The colors of the leaves have changed. The sun has set and the energy in Lincoln, Nebraska shifted. More than 90,000 people have piled into Memorial Stadium. Fighter jets blaze across the sky as the national anthem is sung.
The Nebraska Cornhuskers grace the field and all feels right in the world.
With tradition like this, it is no secret that Nebraska has taken great pride in its college football program. Without professional sports, Husker football for generations has been the sport that many have put their energy, loyalty and time into.
Memorial Stadium is said to be home of some of the most electric games and with time has turned into one of the hardest atmospheres to play in as an opposing team.
While Nebraska football itself has grabbed the attention of many across the country, the atmosphere is more than just the sport itself. Marketing and game day media have become such huge parts to what makes game day experiences better and more memorable for fans.
Nebraska’s athletic marketing program has provided ways for students as well as fans to get involved and help create the best possible gameday experience for everyone in attendance.
Maeve Lorimer, a senior at Nebraska has been involved with the athletic marketing team as a gameday intern and has loved every second. While the job was rewarding during football season, it took great dedication for the interns to provide the full game day experience.
“A football Saturday for a Husker marketing intern entails usually waking up at 5 a.m. to be at the stadium by 6 a.m.,” Lorimer said. “We usually have to have everything set up 4 hours before kick off, which is usually 11 am right now!”
Lorimer said marketing is important to create the best possible experience at Memorial Stadium.
“Husker marketing is super important for game days because we focus on the fans, not just the athletes.” Lorimer said. “It’s our role to keep traditions strong and the crowd upbeat.”
Evan Etzelmiller has also played a big role during game days on the media side for the creative and emerging media department.
“My role is to capture the events that take part on gameday and post them to the Instagram story,” Etzelmiller said. “From tailgates, team arrival, warm-ups, the tunnel walk, and in-game action, I am in charge of getting content and sharing it on the Huskers account so that fans are able to experience game day even if they were not able to attend the game.”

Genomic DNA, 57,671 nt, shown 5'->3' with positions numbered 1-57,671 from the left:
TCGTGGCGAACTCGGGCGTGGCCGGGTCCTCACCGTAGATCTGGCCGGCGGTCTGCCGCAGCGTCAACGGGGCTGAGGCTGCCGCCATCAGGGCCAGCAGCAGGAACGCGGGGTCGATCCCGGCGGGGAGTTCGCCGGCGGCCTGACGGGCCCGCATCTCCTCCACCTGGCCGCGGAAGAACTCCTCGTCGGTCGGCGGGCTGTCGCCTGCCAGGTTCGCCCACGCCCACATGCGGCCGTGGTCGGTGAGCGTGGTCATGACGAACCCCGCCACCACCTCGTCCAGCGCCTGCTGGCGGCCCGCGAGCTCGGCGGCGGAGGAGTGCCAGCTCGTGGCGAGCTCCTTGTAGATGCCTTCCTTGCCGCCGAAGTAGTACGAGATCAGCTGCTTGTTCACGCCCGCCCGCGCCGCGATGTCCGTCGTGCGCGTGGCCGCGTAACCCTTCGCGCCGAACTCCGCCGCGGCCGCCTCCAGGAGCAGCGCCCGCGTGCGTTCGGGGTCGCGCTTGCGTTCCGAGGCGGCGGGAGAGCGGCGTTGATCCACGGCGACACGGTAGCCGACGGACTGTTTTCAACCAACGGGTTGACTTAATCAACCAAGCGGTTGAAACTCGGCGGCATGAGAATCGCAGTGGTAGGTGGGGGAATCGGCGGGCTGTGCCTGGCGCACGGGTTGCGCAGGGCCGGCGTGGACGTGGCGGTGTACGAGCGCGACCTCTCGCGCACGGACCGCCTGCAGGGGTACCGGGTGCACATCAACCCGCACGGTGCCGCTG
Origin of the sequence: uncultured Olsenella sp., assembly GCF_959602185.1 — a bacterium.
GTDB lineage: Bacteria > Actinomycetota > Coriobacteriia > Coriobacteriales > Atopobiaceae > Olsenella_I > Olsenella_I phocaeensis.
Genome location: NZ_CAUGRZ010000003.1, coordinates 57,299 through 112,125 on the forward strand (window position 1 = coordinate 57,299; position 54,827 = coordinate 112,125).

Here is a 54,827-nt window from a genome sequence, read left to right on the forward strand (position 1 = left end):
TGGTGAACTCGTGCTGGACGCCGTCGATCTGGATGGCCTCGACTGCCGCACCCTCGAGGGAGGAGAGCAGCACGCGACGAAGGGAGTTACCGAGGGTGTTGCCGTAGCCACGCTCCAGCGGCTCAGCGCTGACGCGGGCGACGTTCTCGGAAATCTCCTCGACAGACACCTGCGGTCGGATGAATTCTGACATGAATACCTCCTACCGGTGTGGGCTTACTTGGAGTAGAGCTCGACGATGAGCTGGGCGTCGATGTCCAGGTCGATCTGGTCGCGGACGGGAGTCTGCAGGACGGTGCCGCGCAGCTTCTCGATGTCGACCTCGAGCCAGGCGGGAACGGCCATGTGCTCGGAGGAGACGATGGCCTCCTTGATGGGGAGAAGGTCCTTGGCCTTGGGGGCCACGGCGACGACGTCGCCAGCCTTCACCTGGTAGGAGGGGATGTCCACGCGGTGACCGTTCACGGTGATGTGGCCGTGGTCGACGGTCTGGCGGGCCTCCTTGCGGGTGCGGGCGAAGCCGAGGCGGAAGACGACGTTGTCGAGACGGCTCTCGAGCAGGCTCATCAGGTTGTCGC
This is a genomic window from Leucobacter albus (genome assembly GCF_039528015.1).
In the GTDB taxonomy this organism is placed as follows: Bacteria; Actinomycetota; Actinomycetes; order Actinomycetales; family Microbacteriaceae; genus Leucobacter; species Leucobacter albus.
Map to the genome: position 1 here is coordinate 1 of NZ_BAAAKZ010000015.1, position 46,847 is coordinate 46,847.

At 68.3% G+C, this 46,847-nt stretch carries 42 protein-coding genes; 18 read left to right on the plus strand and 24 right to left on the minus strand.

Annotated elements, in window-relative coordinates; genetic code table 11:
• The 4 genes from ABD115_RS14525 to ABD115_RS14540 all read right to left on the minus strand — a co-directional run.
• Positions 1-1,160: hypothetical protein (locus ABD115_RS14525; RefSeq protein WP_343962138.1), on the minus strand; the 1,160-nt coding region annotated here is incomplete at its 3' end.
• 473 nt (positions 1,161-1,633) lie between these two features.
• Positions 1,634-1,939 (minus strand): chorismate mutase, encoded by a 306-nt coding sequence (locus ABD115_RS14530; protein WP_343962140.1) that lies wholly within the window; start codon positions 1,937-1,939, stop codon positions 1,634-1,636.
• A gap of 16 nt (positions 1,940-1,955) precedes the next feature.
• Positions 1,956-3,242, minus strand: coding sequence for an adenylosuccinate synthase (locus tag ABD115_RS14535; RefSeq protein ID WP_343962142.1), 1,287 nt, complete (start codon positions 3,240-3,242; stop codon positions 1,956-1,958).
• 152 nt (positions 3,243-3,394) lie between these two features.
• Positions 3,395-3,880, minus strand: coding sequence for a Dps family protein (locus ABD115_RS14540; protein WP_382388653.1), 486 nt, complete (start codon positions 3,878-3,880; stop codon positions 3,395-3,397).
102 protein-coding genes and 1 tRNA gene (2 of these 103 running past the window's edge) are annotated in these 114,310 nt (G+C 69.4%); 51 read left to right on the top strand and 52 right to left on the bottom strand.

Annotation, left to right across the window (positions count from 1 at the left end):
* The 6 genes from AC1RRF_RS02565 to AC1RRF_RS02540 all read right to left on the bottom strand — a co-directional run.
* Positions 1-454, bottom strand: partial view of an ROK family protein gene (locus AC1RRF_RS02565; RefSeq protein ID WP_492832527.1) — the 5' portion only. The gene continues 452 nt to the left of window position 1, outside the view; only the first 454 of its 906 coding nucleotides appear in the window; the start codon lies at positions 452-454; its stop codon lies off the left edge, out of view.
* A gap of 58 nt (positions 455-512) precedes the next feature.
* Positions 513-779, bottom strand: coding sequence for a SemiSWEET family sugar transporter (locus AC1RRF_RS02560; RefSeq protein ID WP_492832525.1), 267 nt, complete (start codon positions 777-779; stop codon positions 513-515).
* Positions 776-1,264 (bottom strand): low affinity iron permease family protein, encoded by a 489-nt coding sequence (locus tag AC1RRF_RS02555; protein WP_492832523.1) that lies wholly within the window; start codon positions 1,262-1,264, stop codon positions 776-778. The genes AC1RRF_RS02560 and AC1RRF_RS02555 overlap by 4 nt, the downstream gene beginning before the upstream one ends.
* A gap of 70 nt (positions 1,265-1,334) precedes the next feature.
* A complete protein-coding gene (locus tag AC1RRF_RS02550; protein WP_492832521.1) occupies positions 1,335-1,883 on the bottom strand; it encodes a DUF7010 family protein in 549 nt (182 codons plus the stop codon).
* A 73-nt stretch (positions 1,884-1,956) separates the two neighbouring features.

Media allows for people to grow as sports fans even if they are not present in the stands.
It also allows for teams and players to tell their story and get it to a much bigger audience. When teams utilize social media for reasons such as this they then also grow their fan base and their connection with fans.
“I believe effective media can be a tremendous force for good and can create much more awareness about the sport, team, individual players, and game,” she said.
While media and marketing play a big role in how people experience the game, the Scarlets dance team also affects the experience overall.
Dance teams have been a tradition for years at colleges and this allows for entertainment during the game as well as getting fans excited and pumped up before the games.
Halle Olson, a junior on the team, is from Egan, Minnesota Olson believes that along with media and marketing, the Scarlets dance team also plays a major role in the overall experience that fans hope for at Memorial.
“We always bring all the energy we have to the eight-hour game day experience,” Olson said. “We always are moving, jumping, dancing, and cheering for four hours straight to try to get the crowd engaged and loud, especially when our team may be down. We truly love being there and it is really fun to show all the spirit and love we have for Husker nation and to see it in the stands on game days.”
The dance team is very important to getting the fans excited and that is exactly what they work towards each week.
It is not always as easy as some may think. The Scarlets face long weeks in the fall to mentally and physically prepare for fans and game days.
“We have practice four days a week and lift in the mornings twice a week to prepare for the football game,” Olson said. “We show up to every football game 4 hours early to warm up, practice, and attend multiple appearances. We clean and practice our dances and review pregame performances every week before game day.”
While marketing, game day media and the Scarlets dance team all vary in many ways, the three come together to create the ultimate fan experience. They allow for fans to get more than just a football game and they bring the team and crowd together to create a bigger picture.
Winning the game is always a fan favorite, however, enjoying more than just the final score Nebraska’s record setting sellout streak, now at 382 games have made Memorial Stadium one of the most well-known Saturdays in college football.